FELIPE CALDERÓN HINOJOSA, President of Mexico, said the extremely significant stories of major global changes — from terrorism to climate change, peace, poverty and economic crisis — had caught the Assembly’s attention. Against that backdrop, it was time to transform the United Nations, turning it once again into an Organization able to tackle the challenges of the current pressing times. Poverty was exacerbated by rising food costs, which had increased by 26 per cent over the last year, forcing the poorest families to allocate most of their income to feeding themselves. Consequently, many people around the world were going hungry, requiring that technology be harnessed to broaden access to food. More attention must also be paid to the causes and impact of drought. Financial speculation was also driving up the price of basic foodstuffs, such as wheat and maize, and the time had come to impose controls on those markets contributing to world hunger.
Underlining the need to address the threat from transnational drug trafficking and organized crime, he said those phenomena were killing more people — particularly youth — than all the dictatorial regimes combined. Indeed, tens of thousands of people between Mexico and the Andes were dying at the hands of drug traffickers and unscrupulous organized criminals, who were sometimes stronger than the Governments fighting them. That strength was due to the exorbitant profits from their drug sales and their unlimited ability to purchase weapons. Pointing to the unbridled profits that resulted from the arms trade as the reason why those criminals had access to so many powerful weapons, he said serious controls were needed in countries producing and selling weapons.
Organized crime was strengthened from profits generated by the sale of illegal drugs, he said, adding that continued consumer demand would increase criminal financing, and with that, its consequences. Now more than ever, consumer countries must take effective action to eradicate demand. Many said the continuing rise in drug consumption — particularly in the United States — made that impossible. But if the demand for drugs could not be cut, consumer countries were morally obliged to reduce the vast economic rewards from the drug market. Indeed, they must seek out all possible options to stanch profits, including through market solutions.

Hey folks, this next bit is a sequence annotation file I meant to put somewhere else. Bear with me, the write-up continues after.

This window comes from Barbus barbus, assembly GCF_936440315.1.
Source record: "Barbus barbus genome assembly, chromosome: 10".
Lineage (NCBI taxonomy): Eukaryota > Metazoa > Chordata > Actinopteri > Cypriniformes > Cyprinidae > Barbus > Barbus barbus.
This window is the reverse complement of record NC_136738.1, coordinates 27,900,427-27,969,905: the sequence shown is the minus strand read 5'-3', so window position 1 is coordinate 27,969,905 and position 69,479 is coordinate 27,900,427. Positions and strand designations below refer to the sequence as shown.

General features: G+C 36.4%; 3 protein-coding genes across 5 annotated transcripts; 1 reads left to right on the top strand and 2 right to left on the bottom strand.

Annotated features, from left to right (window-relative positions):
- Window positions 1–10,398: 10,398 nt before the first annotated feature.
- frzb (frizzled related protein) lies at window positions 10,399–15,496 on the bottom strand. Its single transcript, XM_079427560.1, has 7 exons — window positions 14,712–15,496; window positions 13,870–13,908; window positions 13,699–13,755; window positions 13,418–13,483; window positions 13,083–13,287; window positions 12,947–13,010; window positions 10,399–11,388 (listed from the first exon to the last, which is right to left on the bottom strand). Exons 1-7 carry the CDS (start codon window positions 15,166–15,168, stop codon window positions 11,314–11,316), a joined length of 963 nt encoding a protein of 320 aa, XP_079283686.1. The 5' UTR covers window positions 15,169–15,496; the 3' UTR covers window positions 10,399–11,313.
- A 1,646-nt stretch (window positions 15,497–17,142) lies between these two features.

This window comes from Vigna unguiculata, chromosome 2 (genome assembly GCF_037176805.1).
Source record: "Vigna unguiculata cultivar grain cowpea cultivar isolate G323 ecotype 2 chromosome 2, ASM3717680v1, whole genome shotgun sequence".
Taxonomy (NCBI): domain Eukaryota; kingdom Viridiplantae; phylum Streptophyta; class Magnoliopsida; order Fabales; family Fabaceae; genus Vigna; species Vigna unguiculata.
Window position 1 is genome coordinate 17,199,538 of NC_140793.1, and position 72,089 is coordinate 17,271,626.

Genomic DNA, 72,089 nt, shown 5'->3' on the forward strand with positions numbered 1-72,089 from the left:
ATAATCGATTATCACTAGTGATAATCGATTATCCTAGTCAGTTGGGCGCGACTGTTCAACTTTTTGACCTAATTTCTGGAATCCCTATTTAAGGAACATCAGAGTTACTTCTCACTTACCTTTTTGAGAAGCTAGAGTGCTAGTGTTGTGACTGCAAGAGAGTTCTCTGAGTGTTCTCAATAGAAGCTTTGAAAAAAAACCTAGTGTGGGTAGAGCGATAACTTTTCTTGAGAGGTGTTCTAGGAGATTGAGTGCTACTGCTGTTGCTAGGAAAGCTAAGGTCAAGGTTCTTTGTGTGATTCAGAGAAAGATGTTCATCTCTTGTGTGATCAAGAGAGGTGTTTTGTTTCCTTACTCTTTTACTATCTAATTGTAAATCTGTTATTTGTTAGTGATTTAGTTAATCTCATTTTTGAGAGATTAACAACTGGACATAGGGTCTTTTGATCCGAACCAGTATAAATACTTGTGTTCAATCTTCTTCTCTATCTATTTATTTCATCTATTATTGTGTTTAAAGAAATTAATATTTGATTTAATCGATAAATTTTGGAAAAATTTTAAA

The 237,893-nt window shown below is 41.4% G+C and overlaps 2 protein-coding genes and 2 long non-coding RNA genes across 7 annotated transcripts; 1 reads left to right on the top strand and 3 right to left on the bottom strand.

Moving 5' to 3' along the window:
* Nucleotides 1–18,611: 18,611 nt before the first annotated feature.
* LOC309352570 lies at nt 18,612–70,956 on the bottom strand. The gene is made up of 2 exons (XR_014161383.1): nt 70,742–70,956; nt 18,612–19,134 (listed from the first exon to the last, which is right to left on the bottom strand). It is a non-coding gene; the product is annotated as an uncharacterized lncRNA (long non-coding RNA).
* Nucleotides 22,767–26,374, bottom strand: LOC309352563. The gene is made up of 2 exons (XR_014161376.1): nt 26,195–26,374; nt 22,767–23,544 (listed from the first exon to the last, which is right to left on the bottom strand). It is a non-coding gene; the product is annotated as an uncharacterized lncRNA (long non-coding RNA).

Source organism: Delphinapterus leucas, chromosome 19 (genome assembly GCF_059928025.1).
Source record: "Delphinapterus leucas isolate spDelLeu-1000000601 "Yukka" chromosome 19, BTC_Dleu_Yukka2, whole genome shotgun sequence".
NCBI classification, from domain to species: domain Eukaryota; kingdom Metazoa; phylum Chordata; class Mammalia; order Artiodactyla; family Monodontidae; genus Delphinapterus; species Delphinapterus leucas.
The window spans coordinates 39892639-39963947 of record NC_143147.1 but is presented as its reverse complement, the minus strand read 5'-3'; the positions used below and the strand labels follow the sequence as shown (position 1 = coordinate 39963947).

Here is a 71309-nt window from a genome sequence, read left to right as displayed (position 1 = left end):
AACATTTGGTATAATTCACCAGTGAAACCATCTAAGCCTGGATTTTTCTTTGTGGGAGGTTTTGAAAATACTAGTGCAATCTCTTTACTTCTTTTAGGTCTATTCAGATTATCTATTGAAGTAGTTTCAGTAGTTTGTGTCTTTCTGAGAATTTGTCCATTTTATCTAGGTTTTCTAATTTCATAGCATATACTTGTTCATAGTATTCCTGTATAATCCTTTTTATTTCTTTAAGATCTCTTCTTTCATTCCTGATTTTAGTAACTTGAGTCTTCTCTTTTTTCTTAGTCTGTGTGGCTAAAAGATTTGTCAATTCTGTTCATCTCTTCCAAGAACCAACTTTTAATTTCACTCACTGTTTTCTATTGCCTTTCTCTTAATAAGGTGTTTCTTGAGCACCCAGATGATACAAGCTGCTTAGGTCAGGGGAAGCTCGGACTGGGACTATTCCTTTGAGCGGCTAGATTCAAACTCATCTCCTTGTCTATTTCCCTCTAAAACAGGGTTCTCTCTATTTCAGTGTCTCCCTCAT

Concerning climate change, he noted the impact of recent hurricanes in the Caribbean region and highlighted the agreements reached in 2010 on a binding instrument to limit rising temperatures to a global average of under 2° Celsius, as well as the advent of a global Green Climate Fund for adaptation and mitigation efforts. He also drew attention to a mechanism to allow countries to use their forests sustainably in return for payment for conserving their trees. Yet, Mexico feared that absent sufficient political leadership at the upcoming seventeenthUnited Nations Framework Convention on Climate Change in Durban, earlier gains in fighting climate change would be lost. Moreover, with the Kyoto Protocol expiring next year, further progress was needed, particularly regarding what would happen to its annex I obligations. To accomplish all that, the world community must break away from the false dilemma that societies had to choose between fostering economic development and stopping climate change.
Among other issues, he noted the growing number of new hospitals being built in Mexico and boasted that the country would achieve universal health care this year, with medicines and treatment for every Mexican. Mexico also had already virtually reached all the Millennium Development Goals. The Mexican Government believed the United Nations bore the responsibility to constructively contribute to resolving conflict in the Middle East. Any solution must be politically viable and recognize the right to existence of Israel and lead to the establishment of a Palestinian State. Yet, no solution could be found while one side either explicitly or implicitly wanted to annihilate the other. Finally, just as the United Nations building was being remade, so, too, should the Organization’s structure be reformed. Mexico wanted complete reform of the Security Council to make it truly representative. “We cannot allow the greatest supra-national body to remain the decision-making body of the few,” he said.